Longitudinal assessment of microbial dysbiosis, fecal unconjugated bile acid concentrations, and disease activity in dogs with steroid-responsive chronic inflammatory enteropathy

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Guard , B C , Honneffer , J B , Jergens , A E , Jonika , M M , Toresson , L , Lawrence , Y A , Webb , C B , Hill , S , Lidbury , J A , Steiner , J M & Suchodolski , J S 2019 , ' Longitudinal assessment of microbial dysbiosis, fecal unconjugated bile acid concentrations, and disease activity in dogs with steroid-responsive chronic inflammatory enteropathy ' , Journal of Veterinary Internal Medicine , vol. 33 , no. 3 , pp. 1295-1305 . https://doi.org/10.1111/jvim.15493

Title: Longitudinal assessment of microbial dysbiosis, fecal unconjugated bile acid concentrations, and disease activity in dogs with steroid-responsive chronic inflammatory enteropathy
Author: Guard, Blake C.; Honneffer, Julia B.; Jergens, Albert E.; Jonika, Michelle M.; Toresson, Linda; Lawrence, Yuri A.; Webb, Craig B.; Hill, Steve; Lidbury, Jonathan A.; Steiner, Joerg M.; Suchodolski, Jan S.
Other contributor: University of Helsinki, Equine and Small Animal Medicine

Date: 2019-05
Language: eng
Number of pages: 11
Belongs to series: Journal of Veterinary Internal Medicine
ISSN: 0891-6640
DOI: https://doi.org/10.1111/jvim.15493
URI: http://hdl.handle.net/10138/304942
Abstract: Abstract Background Mounting evidence from human studies suggests that bile acid dysmetabolism might play a role in various human chronic gastrointestinal diseases. It is unknown whether fecal bile acid dysmetabolism occurs in dogs with chronic inflammatory enteropathy (CE). Objective To assess microbial dysbiosis, fecal unconjugated bile acids (fUBA), and disease activity in dogs with steroid-responsive CE. Animals Twenty-four healthy control dogs and 23 dogs with steroid-responsive CE. Methods In this retrospective study, fUBA were measured and analyzed. Fecal microbiota were assessed using a dysbiosis index. The canine inflammatory bowel disease activity index was used to evaluate remission of clinical signs. This was a multi-institutional study where dogs with steroid-responsive CE were evaluated over time. Results The dysbiosis index was increased in dogs with CE (median, 2.5; range, ?6.2 to 6.5) at baseline compared with healthy dogs (median, ?4.5; range, ?6.5 to ?2.6; P?=?.002) but did not change in dogs with CE over time. Secondary fUBA were decreased in dogs with CE (median, 29%; range, 1%-99%) compared with healthy dogs (median, 88%; 4%-96%; P?=?.049). The percent of secondary fUBA in dogs with CE increased from baseline values (median, 28%; range, 1%-99%) after 2-3?months of treatment (median, 94%; range, 1%-99%; P?=?0.0183). Conclusions and Clinical Importance These findings suggest that corticosteroids regulate fecal bile acids in dogs with CE. Additionally, resolution of clinical activity index in dogs with therapeutically managed CE and bile acid dysmetabolism are likely correlated. However, subclinical disease (i.e., microbial dysbiosis) can persist in dogs with steroid-responsive CE.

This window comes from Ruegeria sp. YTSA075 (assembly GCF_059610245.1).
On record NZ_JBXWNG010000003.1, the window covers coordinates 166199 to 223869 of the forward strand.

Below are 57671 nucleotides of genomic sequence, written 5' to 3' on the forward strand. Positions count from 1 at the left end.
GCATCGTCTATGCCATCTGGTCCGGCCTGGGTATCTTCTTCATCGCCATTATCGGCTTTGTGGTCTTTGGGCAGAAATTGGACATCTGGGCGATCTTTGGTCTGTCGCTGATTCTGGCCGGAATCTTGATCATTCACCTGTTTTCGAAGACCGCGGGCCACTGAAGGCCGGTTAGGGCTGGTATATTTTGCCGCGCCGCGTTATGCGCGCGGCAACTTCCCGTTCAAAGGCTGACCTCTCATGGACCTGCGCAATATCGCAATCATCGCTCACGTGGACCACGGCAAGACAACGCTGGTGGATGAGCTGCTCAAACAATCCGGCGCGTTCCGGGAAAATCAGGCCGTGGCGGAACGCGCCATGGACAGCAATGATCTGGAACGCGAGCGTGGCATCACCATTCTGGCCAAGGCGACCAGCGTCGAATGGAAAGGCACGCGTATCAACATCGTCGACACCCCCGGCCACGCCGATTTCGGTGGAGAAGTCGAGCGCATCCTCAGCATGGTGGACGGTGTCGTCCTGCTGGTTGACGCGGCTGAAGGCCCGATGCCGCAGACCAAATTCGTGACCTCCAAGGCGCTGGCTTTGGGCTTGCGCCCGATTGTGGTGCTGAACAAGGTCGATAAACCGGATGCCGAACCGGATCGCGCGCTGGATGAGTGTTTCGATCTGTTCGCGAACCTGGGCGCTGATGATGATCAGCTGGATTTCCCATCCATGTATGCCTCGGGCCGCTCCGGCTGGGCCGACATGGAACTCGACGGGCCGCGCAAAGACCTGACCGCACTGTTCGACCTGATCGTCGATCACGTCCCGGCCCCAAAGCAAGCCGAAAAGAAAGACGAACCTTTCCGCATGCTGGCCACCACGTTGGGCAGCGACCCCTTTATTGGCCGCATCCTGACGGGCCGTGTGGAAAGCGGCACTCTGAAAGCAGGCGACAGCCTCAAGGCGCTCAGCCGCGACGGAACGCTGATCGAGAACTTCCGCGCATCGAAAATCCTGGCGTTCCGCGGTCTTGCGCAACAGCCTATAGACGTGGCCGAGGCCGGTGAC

Subject: DIAGNOSIS
MALABSORPTION
METABOLISM
QUANTITATION
SALTS
TRANSPORT
bile acid dysmetabolism
chenodeoxycholic acid
cholic acid
deoxycholic acid
inflammatory bowel disease
lithocholic acid
413 Veterinary science
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